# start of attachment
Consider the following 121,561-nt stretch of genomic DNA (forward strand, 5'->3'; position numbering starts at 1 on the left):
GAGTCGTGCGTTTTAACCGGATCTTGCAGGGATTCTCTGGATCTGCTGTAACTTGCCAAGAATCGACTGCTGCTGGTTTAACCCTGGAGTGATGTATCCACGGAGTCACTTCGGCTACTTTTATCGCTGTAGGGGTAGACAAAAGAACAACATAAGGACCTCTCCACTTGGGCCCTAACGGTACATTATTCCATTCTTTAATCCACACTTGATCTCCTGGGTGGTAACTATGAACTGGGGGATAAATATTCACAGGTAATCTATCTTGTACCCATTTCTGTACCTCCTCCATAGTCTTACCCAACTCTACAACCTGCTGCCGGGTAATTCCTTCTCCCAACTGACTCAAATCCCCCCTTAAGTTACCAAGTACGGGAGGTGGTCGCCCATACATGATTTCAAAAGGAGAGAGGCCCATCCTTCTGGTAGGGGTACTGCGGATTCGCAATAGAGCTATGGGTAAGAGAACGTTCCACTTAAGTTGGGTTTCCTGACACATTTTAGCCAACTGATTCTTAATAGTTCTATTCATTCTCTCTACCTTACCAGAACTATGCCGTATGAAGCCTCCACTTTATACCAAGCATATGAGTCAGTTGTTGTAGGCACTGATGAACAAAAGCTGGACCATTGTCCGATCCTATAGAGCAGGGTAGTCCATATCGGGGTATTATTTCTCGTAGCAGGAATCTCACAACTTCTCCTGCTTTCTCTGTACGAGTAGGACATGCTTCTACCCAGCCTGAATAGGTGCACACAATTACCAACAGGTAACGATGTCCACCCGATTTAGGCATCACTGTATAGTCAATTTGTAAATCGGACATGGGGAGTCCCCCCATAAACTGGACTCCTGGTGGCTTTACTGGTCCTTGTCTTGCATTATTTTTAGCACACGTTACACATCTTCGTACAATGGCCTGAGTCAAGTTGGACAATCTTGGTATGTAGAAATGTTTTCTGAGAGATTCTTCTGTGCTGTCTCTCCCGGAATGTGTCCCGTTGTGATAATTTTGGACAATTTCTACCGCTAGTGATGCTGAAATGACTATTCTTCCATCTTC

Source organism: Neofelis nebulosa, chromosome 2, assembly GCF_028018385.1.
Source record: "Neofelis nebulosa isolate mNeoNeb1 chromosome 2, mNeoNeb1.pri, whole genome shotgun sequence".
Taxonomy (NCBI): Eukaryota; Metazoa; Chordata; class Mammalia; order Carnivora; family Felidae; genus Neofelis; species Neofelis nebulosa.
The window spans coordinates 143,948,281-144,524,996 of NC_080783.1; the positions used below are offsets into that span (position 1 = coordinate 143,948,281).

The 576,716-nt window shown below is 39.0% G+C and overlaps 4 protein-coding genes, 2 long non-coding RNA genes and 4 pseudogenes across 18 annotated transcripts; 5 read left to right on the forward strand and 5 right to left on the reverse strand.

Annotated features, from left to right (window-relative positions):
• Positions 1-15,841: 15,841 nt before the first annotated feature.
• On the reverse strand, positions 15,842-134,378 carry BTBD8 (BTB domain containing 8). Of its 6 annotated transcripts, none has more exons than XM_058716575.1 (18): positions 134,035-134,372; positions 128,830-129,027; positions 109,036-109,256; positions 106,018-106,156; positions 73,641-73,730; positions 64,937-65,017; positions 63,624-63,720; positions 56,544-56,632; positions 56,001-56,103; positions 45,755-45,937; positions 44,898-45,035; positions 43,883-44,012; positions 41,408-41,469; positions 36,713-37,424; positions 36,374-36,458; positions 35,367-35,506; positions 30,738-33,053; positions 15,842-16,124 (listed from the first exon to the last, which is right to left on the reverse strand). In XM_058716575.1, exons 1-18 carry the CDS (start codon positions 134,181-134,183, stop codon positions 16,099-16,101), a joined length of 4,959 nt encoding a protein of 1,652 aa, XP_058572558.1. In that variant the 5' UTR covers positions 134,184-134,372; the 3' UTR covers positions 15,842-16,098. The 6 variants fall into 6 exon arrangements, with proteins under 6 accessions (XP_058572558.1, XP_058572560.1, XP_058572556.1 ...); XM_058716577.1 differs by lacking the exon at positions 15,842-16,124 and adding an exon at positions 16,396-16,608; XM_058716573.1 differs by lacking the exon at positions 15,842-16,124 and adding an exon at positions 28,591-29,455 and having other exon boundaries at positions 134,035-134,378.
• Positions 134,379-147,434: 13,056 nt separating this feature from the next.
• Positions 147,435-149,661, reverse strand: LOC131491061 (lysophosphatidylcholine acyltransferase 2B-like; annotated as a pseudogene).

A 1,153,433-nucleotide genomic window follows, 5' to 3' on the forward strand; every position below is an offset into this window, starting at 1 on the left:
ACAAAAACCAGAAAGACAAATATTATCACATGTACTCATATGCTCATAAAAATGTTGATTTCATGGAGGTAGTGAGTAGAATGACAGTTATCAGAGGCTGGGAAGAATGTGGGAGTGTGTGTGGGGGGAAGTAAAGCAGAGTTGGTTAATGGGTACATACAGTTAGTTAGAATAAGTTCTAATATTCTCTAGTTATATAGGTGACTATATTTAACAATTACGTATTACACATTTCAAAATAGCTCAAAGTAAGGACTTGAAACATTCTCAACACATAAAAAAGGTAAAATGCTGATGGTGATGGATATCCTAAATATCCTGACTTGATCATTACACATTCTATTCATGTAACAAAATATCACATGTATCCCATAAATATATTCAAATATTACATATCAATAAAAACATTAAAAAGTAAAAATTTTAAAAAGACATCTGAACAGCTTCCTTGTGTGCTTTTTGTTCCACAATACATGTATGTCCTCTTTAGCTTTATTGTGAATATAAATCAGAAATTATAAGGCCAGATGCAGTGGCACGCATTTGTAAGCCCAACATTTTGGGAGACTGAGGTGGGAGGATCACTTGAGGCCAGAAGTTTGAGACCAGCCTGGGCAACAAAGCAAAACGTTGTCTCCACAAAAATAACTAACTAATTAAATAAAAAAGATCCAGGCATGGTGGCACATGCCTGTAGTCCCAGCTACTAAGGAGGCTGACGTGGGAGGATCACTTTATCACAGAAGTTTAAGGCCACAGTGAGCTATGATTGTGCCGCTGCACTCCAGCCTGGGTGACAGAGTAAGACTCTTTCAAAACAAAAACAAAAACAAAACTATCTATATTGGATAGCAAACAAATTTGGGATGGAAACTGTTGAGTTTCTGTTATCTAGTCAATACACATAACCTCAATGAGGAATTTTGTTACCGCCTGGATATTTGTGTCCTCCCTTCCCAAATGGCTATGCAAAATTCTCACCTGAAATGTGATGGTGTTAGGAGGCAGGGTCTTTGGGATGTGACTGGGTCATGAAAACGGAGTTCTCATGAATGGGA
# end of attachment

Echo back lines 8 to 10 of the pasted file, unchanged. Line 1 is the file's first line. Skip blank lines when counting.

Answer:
Annotated features, from left to right (window-relative positions):
• Positions 1-15,841: 15,841 nt before the first annotated feature.
• On the reverse strand, positions 15,842-134,378 carry BTBD8 (BTB domain containing 8). Of its 6 annotated transcripts, none has more exons than XM_058716575.1 (18): positions 134,035-134,372; positions 128,830-129,027; positions 109,036-109,256; positions 106,018-106,156; positions 73,641-73,730; positions 64,937-65,017; positions 63,624-63,720; positions 56,544-56,632; positions 56,001-56,103; positions 45,755-45,937; positions 44,898-45,035; positions 43,883-44,012; positions 41,408-41,469; positions 36,713-37,424; positions 36,374-36,458; positions 35,367-35,506; positions 30,738-33,053; positions 15,842-16,124 (listed from the first exon to the last, which is right to left on the reverse strand). In XM_058716575.1, exons 1-18 carry the CDS (start codon positions 134,181-134,183, stop codon positions 16,099-16,101), a joined length of 4,959 nt encoding a protein of 1,652 aa, XP_058572558.1. In that variant the 5' UTR covers positions 134,184-134,372; the 3' UTR covers positions 15,842-16,098. The 6 variants fall into 6 exon arrangements, with proteins under 6 accessions (XP_058572558.1, XP_058572560.1, XP_058572556.1 ...); XM_058716577.1 differs by lacking the exon at positions 15,842-16,124 and adding an exon at positions 16,396-16,608; XM_058716573.1 differs by lacking the exon at positions 15,842-16,124 and adding an exon at positions 28,591-29,455 and having other exon boundaries at positions 134,035-134,378.